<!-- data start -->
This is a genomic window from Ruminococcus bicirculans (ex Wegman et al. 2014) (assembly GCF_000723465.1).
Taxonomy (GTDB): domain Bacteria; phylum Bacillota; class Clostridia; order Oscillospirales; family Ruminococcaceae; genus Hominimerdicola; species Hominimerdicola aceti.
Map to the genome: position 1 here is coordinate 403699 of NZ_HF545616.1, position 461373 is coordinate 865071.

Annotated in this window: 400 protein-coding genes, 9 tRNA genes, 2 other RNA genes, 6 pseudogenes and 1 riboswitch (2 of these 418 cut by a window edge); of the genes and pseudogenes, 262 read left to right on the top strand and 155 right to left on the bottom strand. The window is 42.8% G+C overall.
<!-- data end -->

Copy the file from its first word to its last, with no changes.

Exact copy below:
This is a genomic window from Ruminococcus bicirculans (ex Wegman et al. 2014) (assembly GCF_000723465.1).
Taxonomy (GTDB): domain Bacteria; phylum Bacillota; class Clostridia; order Oscillospirales; family Ruminococcaceae; genus Hominimerdicola; species Hominimerdicola aceti.
Map to the genome: position 1 here is coordinate 403699 of NZ_HF545616.1, position 461373 is coordinate 865071.

Annotated in this window: 400 protein-coding genes, 9 tRNA genes, 2 other RNA genes, 6 pseudogenes and 1 riboswitch (2 of these 418 cut by a window edge); of the genes and pseudogenes, 262 read left to right on the top strand and 155 right to left on the bottom strand. The window is 42.8% G+C overall.